MNB to raise FX financing adequacy ratio requirement
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The National Bank of Hungary (MNB) yesterday announced that the minimum foreign exchange financing adequacy ratio requirement would gradually be raised for Hungary-based banks from July 1. The minimum ratio will rise from 65% at present to 75% from July 1. Thereafter, it will rise by five percentage points every half year until it reaches 100% by January 1, 2017, the bank said.
MNB introduced the ratio in mid-2012. It is calculated as a quotient of the foreign currency resources qualified as stable and the stock of net foreign currency swaps against HUF with maturity of more than one year to the funded stable assets in foreign currency and the off balance sheet liabilities in foreign currency. MNB said the introduction of the ratio had halted the deterioration in terms of the shortening of foreign exchange resources. But it added that, because of the low required level, the regulation was unable to substantially improve the bank sector’s foreign currency asset-liability maturity mismatch.
MNB managing director Márton Nagy said banks would have to adjust their liabilities by about HUF 1,109 billion by the start of 2017 to comply with the new rules.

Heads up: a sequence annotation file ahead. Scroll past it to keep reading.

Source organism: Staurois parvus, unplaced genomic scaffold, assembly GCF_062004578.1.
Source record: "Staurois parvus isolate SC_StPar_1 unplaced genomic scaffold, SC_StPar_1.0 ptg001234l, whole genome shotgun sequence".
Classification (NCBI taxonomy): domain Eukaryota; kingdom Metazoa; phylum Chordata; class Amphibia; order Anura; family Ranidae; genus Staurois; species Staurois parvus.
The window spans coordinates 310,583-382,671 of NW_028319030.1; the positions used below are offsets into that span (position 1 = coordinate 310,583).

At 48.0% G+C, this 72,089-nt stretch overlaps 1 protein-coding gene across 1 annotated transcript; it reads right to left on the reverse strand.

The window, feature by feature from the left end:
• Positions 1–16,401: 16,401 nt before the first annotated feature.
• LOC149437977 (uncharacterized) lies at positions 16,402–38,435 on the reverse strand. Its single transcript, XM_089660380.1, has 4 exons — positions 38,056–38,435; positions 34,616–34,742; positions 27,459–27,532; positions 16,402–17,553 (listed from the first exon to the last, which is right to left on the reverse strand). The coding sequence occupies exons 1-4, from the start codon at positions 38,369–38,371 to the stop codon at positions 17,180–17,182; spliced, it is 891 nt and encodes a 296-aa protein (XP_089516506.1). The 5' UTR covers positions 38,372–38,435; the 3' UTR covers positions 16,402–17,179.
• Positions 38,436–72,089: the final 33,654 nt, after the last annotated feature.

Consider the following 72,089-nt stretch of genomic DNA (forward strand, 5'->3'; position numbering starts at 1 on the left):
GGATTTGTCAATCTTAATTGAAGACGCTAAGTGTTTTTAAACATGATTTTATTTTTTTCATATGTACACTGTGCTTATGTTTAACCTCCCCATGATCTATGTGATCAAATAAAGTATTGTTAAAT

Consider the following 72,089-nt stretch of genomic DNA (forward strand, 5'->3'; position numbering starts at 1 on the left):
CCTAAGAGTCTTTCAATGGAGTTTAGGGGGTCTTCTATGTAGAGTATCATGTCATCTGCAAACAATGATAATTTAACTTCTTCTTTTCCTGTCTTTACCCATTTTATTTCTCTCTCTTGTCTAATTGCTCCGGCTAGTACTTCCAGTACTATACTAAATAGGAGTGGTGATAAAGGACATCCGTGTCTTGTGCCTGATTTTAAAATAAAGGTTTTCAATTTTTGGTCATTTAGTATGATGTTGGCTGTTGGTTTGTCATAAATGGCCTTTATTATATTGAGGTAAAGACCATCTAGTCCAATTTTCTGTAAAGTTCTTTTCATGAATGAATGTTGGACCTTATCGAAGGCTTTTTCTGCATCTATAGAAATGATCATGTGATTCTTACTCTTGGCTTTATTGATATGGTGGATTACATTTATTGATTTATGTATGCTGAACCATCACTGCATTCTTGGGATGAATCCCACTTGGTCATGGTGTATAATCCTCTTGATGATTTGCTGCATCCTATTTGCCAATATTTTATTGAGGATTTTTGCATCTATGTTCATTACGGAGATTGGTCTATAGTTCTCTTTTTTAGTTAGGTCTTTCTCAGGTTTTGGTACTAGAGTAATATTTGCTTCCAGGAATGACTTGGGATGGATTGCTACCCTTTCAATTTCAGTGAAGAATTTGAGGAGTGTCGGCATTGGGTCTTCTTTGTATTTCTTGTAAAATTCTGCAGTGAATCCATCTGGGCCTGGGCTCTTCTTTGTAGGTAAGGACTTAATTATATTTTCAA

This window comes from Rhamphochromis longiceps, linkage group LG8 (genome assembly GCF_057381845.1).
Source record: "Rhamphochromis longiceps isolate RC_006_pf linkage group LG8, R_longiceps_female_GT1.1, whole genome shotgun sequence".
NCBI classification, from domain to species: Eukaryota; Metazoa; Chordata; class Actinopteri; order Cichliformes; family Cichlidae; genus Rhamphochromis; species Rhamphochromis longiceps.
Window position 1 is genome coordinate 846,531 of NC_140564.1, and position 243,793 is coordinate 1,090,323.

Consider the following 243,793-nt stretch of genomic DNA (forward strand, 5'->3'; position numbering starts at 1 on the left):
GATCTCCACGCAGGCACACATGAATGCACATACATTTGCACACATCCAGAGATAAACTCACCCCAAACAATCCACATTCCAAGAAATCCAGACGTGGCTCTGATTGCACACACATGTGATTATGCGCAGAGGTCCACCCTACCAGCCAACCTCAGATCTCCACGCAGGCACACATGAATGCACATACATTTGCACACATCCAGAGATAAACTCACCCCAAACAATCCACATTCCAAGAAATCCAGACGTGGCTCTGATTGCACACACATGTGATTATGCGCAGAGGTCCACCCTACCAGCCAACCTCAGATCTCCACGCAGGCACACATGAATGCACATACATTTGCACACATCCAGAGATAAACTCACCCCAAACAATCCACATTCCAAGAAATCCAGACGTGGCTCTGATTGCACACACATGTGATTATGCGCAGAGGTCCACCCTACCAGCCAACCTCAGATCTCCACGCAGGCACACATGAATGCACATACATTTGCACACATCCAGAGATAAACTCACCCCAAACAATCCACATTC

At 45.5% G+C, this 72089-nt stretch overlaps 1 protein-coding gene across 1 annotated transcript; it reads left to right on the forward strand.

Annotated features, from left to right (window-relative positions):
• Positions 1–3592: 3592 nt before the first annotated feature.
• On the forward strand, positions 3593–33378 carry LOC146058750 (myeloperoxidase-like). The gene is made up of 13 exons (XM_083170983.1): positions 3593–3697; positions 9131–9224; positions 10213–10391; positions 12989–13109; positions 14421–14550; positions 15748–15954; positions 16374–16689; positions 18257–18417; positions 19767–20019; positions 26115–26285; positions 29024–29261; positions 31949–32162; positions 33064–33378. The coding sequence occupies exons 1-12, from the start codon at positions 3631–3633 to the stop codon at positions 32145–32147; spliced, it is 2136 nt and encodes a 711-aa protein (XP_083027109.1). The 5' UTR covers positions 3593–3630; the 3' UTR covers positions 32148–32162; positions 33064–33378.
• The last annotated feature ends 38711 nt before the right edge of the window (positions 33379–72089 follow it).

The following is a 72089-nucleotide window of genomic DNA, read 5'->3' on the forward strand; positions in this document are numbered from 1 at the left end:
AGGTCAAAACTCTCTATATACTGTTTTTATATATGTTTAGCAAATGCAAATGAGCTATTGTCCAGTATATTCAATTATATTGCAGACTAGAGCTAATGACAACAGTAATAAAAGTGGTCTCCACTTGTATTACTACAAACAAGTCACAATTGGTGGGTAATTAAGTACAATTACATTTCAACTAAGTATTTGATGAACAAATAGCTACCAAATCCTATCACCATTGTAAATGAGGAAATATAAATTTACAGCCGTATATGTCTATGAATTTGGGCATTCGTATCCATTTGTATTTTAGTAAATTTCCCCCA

Raiffeisen Bank lead analyst Zoltán Török told national news service MTI that the increase of the minimum foreign-exchange financing-adequacy ratio requirement would entail the positive effect of reducing the MNB’s foreign-currency reserves. Török said that MNB could have prevented the problems connected to FX-denominated mortgages in Hungary had it enacted this measure ten years ago.
Both Török and K&H Bank lead analyst Dávid Németh said that the conversion of short-term FX loans into long-term FX loans would result in significant costs for commercial banks in Hungary. Németh noted, however, that the majority of commercial banks have already conformed to the stipulations of the measure.
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